February 11, 2003
On Machiavelli's "Letter to Vettori," or, The Value of the History of Economic Thought

A surprisingly-large number of people have recently asked me why I am interested in the history of economic thought. They make various points. First, we don't learn physics from Galileo's Discourse on Two New Sciences. There are other, better, more complete, more accurate ways of presenting the material. In any real body of knowledge, the more up-to-date has to be preferred to the less because we know more than they did. Second, there are the dangers of promoting dead and dry texts to the status of unquestionable authorities. Karl Marx saw misery in industrial England in the 1840s, jumped to the conclusion that market economies could never deliver persistent, sustained, significant improvements in real wages to the working class, jumped to the conclusion that markets had no place in any truly human mode of social organization, and--because his words became Holy Writ, the sacred gospel that was never to be questioned of a Millennarian World Religion--more than a billion people were doomed to even deeper poverty for more than a generation. Third, there is the danger that one will read texts one has placed high on a pedestal and discover in them a secret message, a crucial form of knowledge...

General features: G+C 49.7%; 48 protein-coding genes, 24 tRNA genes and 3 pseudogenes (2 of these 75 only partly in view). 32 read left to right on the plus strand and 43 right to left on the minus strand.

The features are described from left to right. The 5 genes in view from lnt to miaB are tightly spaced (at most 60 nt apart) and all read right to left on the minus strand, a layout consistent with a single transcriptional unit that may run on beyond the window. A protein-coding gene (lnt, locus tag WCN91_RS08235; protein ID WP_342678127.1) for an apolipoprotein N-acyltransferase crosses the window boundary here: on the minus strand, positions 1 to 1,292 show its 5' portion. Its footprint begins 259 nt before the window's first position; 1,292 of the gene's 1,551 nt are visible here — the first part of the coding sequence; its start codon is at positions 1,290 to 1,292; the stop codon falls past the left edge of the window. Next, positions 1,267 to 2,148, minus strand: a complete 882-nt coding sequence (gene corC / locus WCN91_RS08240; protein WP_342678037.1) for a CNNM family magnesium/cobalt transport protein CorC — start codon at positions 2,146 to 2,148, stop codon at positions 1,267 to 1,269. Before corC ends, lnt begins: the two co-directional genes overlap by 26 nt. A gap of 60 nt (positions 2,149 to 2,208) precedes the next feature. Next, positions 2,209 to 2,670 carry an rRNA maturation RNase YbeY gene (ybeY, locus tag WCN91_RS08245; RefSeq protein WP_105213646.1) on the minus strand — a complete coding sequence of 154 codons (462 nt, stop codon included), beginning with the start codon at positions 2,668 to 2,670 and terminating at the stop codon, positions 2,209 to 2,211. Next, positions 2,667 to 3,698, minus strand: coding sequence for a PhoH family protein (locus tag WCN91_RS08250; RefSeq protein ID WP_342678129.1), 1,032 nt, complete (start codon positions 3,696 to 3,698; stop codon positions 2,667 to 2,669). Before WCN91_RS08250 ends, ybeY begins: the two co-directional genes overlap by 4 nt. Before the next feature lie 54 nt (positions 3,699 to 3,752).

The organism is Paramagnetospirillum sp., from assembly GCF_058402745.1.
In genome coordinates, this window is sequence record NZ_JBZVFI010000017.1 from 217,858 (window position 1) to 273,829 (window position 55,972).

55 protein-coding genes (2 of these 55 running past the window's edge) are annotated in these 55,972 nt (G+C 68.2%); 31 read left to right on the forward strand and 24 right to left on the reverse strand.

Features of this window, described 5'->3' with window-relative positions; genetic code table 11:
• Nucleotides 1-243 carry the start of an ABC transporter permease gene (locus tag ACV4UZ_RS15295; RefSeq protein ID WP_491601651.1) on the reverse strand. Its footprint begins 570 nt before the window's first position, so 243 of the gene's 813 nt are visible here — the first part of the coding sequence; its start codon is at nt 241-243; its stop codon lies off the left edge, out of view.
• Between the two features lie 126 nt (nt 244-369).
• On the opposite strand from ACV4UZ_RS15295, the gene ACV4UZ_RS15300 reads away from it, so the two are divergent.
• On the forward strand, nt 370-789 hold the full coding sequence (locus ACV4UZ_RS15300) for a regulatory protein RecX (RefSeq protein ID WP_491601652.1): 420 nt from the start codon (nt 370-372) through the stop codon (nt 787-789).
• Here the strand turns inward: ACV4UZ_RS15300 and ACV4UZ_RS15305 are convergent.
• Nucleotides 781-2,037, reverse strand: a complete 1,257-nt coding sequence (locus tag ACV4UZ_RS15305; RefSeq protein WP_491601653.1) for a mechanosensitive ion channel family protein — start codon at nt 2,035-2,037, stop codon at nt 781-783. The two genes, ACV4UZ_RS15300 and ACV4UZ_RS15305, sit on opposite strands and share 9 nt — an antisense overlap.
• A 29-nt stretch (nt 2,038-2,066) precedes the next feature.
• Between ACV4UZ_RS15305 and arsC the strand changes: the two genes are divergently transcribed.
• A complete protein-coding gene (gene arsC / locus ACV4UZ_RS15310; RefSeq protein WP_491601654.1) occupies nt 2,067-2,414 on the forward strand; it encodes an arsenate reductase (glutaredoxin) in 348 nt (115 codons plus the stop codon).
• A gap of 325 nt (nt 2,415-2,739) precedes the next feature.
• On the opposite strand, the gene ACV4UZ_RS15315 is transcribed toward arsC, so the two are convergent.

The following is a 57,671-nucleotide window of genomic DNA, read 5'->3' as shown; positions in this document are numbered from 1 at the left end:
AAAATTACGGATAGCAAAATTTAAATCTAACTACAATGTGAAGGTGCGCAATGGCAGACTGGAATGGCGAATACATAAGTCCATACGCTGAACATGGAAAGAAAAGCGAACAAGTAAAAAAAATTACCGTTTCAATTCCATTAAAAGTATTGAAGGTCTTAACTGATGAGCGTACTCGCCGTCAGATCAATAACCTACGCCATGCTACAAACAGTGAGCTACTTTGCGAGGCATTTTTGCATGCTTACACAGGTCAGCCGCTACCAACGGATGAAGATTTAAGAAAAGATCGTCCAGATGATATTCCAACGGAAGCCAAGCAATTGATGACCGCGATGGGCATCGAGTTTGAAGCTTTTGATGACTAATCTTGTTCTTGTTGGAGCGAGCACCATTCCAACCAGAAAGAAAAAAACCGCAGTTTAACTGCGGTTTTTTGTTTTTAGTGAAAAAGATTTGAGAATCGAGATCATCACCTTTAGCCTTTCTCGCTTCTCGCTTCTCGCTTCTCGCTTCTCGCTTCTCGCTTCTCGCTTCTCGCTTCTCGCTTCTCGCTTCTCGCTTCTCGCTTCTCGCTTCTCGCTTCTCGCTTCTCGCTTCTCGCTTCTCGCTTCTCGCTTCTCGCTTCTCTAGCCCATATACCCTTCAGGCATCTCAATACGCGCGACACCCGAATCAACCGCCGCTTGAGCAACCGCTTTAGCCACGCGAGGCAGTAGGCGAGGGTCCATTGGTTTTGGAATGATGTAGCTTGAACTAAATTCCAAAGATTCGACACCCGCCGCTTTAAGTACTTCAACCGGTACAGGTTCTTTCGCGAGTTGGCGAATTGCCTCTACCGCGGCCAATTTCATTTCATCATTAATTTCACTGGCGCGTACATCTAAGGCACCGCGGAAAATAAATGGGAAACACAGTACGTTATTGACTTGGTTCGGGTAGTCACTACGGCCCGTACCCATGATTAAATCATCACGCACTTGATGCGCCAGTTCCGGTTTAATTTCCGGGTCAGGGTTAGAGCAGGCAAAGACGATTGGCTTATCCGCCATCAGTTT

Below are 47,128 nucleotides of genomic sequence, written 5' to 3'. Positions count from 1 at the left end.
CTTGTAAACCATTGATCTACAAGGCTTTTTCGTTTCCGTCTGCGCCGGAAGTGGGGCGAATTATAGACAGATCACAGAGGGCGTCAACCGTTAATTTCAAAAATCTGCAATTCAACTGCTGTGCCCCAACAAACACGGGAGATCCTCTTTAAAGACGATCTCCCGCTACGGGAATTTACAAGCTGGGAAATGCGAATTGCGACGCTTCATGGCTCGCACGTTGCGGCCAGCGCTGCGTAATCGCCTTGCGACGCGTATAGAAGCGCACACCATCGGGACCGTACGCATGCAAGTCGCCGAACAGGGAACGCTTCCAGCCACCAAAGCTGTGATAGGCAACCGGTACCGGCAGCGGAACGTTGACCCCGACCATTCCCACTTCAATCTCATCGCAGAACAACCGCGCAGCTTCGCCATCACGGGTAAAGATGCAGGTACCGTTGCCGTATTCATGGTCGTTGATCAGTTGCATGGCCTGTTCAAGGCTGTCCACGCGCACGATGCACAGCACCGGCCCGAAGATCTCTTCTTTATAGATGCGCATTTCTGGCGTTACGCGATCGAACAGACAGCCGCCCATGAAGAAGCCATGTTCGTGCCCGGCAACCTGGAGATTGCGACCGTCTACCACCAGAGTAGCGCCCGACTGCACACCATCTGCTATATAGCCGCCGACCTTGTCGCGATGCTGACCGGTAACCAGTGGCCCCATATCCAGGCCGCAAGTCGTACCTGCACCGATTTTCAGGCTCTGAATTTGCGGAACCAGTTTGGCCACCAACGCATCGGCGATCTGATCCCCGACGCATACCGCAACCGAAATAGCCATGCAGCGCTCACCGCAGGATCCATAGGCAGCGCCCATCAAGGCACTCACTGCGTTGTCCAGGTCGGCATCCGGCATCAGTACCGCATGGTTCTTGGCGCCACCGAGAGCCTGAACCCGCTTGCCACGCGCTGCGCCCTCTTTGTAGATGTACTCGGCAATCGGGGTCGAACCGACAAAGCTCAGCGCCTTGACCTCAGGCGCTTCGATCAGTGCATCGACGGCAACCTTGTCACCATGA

Posted by DeLong at 03:08 PM